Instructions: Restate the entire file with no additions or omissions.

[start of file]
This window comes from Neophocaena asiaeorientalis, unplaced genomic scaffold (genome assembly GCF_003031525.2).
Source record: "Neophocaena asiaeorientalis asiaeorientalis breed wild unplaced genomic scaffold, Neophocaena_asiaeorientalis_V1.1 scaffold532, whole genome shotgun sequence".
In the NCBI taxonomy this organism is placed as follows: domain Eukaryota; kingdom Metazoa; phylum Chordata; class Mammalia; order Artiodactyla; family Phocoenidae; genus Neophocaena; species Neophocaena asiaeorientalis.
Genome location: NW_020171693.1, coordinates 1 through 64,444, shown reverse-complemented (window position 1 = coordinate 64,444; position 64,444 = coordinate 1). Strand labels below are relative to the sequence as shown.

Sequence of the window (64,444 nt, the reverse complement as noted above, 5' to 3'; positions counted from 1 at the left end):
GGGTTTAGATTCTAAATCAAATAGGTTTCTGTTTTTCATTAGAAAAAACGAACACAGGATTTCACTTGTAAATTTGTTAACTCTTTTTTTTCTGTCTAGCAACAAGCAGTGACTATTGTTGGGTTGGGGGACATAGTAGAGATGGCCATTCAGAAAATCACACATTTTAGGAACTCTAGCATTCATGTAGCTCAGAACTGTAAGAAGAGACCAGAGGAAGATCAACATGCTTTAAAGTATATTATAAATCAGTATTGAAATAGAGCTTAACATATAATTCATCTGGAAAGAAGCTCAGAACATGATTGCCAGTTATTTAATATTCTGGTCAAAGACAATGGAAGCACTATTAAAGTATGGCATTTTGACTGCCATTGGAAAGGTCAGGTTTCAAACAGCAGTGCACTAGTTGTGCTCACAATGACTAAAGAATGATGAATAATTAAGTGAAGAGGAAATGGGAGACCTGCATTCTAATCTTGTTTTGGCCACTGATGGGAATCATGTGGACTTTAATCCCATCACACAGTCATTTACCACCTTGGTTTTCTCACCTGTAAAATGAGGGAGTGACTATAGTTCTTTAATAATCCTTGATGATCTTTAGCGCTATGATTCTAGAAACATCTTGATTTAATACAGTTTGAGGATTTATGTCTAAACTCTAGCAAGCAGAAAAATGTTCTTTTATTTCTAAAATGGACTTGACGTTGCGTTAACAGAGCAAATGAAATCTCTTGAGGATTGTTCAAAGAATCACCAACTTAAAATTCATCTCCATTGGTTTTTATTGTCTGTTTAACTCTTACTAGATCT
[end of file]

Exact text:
This window comes from Neophocaena asiaeorientalis, unplaced genomic scaffold (genome assembly GCF_003031525.2).
Source record: "Neophocaena asiaeorientalis asiaeorientalis breed wild unplaced genomic scaffold, Neophocaena_asiaeorientalis_V1.1 scaffold532, whole genome shotgun sequence".
In the NCBI taxonomy this organism is placed as follows: domain Eukaryota; kingdom Metazoa; phylum Chordata; class Mammalia; order Artiodactyla; family Phocoenidae; genus Neophocaena; species Neophocaena asiaeorientalis.
Genome location: NW_020171693.1, coordinates 1 through 64,444, shown reverse-complemented (window position 1 = coordinate 64,444; position 64,444 = coordinate 1). Strand labels below are relative to the sequence as shown.

Sequence of the window (64,444 nt, the reverse complement as noted above, 5' to 3'; positions counted from 1 at the left end):
GGGTTTAGATTCTAAATCAAATAGGTTTCTGTTTTTCATTAGAAAAAACGAACACAGGATTTCACTTGTAAATTTGTTAACTCTTTTTTTTCTGTCTAGCAACAAGCAGTGACTATTGTTGGGTTGGGGGACATAGTAGAGATGGCCATTCAGAAAATCACACATTTTAGGAACTCTAGCATTCATGTAGCTCAGAACTGTAAGAAGAGACCAGAGGAAGATCAACATGCTTTAAAGTATATTATAAATCAGTATTGAAATAGAGCTTAACATATAATTCATCTGGAAAGAAGCTCAGAACATGATTGCCAGTTATTTAATATTCTGGTCAAAGACAATGGAAGCACTATTAAAGTATGGCATTTTGACTGCCATTGGAAAGGTCAGGTTTCAAACAGCAGTGCACTAGTTGTGCTCACAATGACTAAAGAATGATGAATAATTAAGTGAAGAGGAAATGGGAGACCTGCATTCTAATCTTGTTTTGGCCACTGATGGGAATCATGTGGACTTTAATCCCATCACACAGTCATTTACCACCTTGGTTTTCTCACCTGTAAAATGAGGGAGTGACTATAGTTCTTTAATAATCCTTGATGATCTTTAGCGCTATGATTCTAGAAACATCTTGATTTAATACAGTTTGAGGATTTATGTCTAAACTCTAGCAAGCAGAAAAATGTTCTTTTATTTCTAAAATGGACTTGACGTTGCGTTAACAGAGCAAATGAAATCTCTTGAGGATTGTTCAAAGAATCACCAACTTAAAATTCATCTCCATTGGTTTTTATTGTCTGTTTAACTCTTACTAGATCT